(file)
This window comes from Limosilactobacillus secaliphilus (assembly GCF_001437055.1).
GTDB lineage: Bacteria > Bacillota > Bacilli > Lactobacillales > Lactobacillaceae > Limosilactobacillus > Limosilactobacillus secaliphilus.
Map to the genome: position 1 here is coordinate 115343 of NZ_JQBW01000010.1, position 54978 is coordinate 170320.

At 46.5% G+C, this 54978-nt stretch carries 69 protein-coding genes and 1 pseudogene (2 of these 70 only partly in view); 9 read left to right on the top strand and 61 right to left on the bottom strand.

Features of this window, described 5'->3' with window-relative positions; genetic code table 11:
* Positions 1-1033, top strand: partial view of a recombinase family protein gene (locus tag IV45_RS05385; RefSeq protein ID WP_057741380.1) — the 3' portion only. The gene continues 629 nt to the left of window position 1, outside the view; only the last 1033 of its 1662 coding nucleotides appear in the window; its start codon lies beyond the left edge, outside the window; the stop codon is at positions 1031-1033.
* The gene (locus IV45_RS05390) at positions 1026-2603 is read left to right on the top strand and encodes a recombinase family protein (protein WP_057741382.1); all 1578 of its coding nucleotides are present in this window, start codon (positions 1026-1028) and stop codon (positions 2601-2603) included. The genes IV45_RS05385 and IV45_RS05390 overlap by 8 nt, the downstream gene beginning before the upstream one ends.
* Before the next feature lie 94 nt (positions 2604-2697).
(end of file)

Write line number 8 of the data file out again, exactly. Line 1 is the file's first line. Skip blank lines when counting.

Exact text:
* Before the next feature lie 94 nt (positions 2604-2697).